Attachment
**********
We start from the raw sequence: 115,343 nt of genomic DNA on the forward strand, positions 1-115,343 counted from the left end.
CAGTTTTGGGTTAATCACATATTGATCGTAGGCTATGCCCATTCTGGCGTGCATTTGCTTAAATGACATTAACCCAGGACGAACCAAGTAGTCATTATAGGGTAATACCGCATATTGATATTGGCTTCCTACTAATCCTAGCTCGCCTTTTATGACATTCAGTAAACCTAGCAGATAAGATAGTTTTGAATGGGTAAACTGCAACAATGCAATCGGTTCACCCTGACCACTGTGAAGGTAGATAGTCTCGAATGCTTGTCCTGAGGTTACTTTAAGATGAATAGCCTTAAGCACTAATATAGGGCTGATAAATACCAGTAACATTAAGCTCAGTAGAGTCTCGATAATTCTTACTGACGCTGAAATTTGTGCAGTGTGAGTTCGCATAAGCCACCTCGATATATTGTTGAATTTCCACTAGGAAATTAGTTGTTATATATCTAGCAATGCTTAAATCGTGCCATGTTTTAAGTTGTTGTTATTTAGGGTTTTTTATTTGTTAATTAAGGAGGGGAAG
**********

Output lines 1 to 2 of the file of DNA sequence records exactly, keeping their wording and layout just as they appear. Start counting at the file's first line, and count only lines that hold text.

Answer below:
We start from the raw sequence: 115,343 nt of genomic DNA on the forward strand, positions 1-115,343 counted from the left end.
CAGTTTTGGGTTAATCACATATTGATCGTAGGCTATGCCCATTCTGGCGTGCATTTGCTTAAATGACATTAACCCAGGACGAACCAAGTAGTCATTATAGGGTAATACCGCATATTGATATTGGCTTCCTACTAATCCTAGCTCGCCTTTTATGACATTCAGTAAACCTAGCAGATAAGATAGTTTTGAATGGGTAAACTGCAACAATGCAATCGGTTCACCCTGACCACTGTGAAGGTAGATAGTCTCGAATGCTTGTCCTGAGGTTACTTTAAGATGAATAGCCTTAAGCACTAATATAGGGCTGATAAATACCAGTAACATTAAGCTCAGTAGAGTCTCGATAATTCTTACTGACGCTGAAATTTGTGCAGTGTGAGTTCGCATAAGCCACCTCGATATATTGTTGAATTTCCACTAGGAAATTAGTTGTTATATATCTAGCAATGCTTAAATCGTGCCATGTTTTAAGTTGTTGTTATTTAGGGTTTTTTATTTGTTAATTAAGGAGGGGAAG